Todd Levine, an architectural historian with the State Historic Preservation Office, said he is looking for reasons as to what drove the decision to demolish part of the structure now.
“We are trying to find answers. It is a big surprise to us. What is the sea change” that justified demolition, he asked.
“It just seems odd to me. We thought we were moving toward a solution,” Levine said. He said he is looking for the “proper paperwork.”
The city was the recipient of two $20,000 grants to analyze the property for stabilization and adaptive reuse, which had led to the development of a request for proposals to design a plan to maintain the structure.
Woods said River Street may still become an “awesome” destination with two breweries planning to locate there and Jaigantic Studios proposing a major movie production center if it can get enough land.
Woods said the city could not get Federal Emergency Management Agency money to stabilize the building after Isaias inflicted more damage.
She said the New Haven Preservation Trust was planning to tour the building Monday, but the members were told Friday that it was too dangerous.
Bodytko said the bricks will be recycled, as well as the scrap metal, and he hoped some of the beams would be reused. He said the demolition drew a small crowd Thursday.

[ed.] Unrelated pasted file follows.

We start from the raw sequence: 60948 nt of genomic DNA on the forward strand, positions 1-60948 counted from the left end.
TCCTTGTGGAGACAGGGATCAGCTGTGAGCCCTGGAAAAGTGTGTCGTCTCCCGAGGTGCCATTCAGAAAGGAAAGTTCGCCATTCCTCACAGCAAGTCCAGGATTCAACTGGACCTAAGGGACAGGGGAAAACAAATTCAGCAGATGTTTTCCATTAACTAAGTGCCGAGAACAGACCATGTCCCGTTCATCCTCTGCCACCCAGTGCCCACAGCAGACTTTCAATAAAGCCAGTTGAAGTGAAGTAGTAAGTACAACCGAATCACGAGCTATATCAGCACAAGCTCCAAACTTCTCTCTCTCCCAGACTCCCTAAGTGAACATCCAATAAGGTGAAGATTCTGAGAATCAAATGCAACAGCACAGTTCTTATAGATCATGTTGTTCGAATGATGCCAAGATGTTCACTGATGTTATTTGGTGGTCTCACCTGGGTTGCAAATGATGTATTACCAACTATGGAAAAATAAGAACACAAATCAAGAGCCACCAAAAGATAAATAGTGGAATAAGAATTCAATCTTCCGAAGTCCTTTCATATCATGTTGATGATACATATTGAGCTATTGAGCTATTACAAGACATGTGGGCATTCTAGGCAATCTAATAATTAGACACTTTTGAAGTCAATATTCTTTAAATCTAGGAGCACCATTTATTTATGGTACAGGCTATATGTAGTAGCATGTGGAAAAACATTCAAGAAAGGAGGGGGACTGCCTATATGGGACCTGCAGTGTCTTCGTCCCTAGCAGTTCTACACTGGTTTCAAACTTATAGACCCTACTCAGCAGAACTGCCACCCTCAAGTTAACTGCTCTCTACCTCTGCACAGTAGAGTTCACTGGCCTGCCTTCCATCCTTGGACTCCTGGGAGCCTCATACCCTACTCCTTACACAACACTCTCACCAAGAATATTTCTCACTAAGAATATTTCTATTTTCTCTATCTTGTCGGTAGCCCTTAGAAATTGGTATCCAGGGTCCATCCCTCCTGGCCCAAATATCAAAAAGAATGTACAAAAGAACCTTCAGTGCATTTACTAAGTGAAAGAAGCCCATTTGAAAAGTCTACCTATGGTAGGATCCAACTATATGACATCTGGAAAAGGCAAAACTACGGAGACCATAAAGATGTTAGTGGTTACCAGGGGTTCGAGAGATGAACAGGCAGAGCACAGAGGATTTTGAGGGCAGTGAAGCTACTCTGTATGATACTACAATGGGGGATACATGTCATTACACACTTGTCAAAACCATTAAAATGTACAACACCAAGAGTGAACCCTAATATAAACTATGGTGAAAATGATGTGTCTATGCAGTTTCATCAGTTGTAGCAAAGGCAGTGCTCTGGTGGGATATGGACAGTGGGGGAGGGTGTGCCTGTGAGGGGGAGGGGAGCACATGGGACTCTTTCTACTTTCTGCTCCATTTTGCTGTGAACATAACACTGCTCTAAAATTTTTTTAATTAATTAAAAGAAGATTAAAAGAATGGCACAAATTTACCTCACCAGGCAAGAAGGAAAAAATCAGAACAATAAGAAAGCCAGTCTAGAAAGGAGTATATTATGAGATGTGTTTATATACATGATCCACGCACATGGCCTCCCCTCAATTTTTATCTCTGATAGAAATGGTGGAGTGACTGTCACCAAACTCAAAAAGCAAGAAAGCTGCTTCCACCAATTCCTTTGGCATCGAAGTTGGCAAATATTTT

He said the three-story structure is expected to be renovated by Capasso Restoration, which brought back 190 River St. that will be leased to Armada Brewing.
“He did a great job,” Bodytko said of that building.
Godshall and architect Duo Dickenson, in an opinion piece in the New Haven Register a year ago, made a case to save the building and mentioned some tidbits of Bigelow’s history.
They said New Haven was transformed to a manufacturing center starting in the 1870s to World War II and Bigelow made River Street a “center of metal fabricating industry.”
Also, the New Haven Railroad experimented with electric power engines on River Street which led to the electrification of the New Haven main line.
“Today the sad red brick remnants of the Bigelow Boiler factory stand alone as a reminder of the busy industrial streetscape from this period,” they wrote.